We have seen some of this group’s influence at work in the recent Department of Defense and State and foreign operations (USAID and related programs) appropriations bill for FY 2014 that is before Congress now. It is filled with cuts to our diplomacy and “soft power” and it tries to dictate to the administration on a host of issues like Iran, Afghanistan, Iraq, Israeli-Palestinian negotiations and other issues. It cuts funding for the United Nations and UNESCO. On the other hand, the Defense Appropriations part includes added funding that the DOD did not ask for and does not need; it puts unneeded funding into nuclear weapons that are not needed and could indeed  be cut in major ways with no loss to security. It dictates spending on low priority very expensive systems that the military-industrial companies want to enrich their executives but are likely never to see any action or real use. This robs our defense forces from resources that they really need, especially money for our troops, training, and logistics in the post cold-war world.

We are still in a narrow box of our strategic policies and objectives being dictated by Congressional types who in turn are run by the lobbyists, their military industries paymasters out for their own interests rather than that of the nation as a whole. We are going into a period when both the Departments of State and Defense will be undertaking major “rethinking” documents of their policies and their strategy in the coming years. The call for reform of this dysfunctional and dangerous decision-making and indeed of our political system is urgently needed if America is ever to become the nation it aspires to be in its domestic life and reach abroad. We need decision making aimed at real risks and dangers and human needs rather than that which is dictated by crazy selfish ideology and those with money and power, controlling our political life and making profits without any true  social or global benefits.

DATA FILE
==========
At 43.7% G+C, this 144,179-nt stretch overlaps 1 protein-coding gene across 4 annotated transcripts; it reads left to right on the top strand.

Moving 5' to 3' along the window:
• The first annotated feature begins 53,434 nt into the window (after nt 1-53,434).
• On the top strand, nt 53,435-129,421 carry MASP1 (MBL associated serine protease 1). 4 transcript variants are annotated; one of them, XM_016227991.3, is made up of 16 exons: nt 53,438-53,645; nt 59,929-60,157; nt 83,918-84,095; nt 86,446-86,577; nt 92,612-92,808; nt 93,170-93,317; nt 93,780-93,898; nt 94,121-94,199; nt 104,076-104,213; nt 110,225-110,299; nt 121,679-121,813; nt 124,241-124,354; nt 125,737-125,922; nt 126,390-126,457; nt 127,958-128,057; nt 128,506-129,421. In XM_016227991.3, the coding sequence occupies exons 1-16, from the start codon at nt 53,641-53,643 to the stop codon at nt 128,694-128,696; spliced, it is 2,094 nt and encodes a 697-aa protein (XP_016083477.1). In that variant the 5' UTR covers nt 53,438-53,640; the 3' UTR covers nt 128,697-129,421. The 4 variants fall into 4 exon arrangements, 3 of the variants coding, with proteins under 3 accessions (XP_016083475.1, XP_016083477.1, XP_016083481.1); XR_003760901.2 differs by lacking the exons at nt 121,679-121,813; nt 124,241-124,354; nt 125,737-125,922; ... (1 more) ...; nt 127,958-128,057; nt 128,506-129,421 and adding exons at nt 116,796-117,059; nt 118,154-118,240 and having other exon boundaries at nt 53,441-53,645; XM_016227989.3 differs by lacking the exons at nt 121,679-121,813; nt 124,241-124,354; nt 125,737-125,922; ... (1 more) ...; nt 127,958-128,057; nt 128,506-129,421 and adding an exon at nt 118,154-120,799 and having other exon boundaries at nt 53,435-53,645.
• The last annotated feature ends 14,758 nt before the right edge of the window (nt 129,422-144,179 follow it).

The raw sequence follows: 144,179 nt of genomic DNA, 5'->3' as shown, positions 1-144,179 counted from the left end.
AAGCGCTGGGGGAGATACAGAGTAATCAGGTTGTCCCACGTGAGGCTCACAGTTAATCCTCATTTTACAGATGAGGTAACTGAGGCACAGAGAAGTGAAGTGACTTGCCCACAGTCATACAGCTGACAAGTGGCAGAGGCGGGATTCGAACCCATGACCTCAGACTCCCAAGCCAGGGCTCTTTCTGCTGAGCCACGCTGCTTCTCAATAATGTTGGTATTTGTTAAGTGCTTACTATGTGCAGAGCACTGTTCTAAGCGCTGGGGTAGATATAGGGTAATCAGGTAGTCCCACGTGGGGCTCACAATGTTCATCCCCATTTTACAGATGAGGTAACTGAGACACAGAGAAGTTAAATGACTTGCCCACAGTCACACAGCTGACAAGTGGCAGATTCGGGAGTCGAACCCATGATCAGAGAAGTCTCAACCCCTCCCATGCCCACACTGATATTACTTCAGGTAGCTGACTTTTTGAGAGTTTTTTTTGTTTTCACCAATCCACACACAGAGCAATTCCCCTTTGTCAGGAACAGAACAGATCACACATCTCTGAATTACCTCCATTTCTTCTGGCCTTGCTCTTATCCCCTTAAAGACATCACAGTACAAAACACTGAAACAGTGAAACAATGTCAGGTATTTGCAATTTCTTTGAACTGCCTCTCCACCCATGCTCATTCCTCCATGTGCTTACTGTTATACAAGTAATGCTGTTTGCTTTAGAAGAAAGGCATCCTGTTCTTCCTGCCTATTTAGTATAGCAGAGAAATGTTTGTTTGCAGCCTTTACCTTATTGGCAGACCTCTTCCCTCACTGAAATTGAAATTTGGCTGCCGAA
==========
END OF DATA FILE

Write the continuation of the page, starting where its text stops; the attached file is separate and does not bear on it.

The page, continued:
In the end, in the international sphere, the fundamental question remains what are the objectives and values America is most interested in upholding? Is it, as we have often proclaimed, to provide security, prosperity, protect human rights, fight poverty, deal with climate change and a host of other key goals? Or is it to simply proclaim our dominance, send our troops into harms way willy-nilly to gain some narrow advantage, ignore scientific truth about the danger of climate change and environmental detraction, turn our back on humanitarian crises, ignore the problems of global poor health care and its costs to the poorest, and not least, not support international efforts against nuclear weapons or peacemaking and peacekeeping efforts as a key objective rather than choose “war-war” as our first tool in almost any upheaval.

As a professional “policy planner” in the Department of State and much of my “think tank” positions, I had to also wonder of how little thought, experience, study, and wisdom went into past disastrous decisions by the civilian (including in the White House where I once served), the military that I often worked with, and sometimes in the DOS. We all had to acknowledge that most of the decisions we faced were not easy and the consequences of action or inaction were often horrendous — in short, we do need to do better within our government and the quality of our civil servants. But we need less myopic perspective, narrow self serving partisan values, and more understanding of the costs of poor judgment.

We welcome your comments!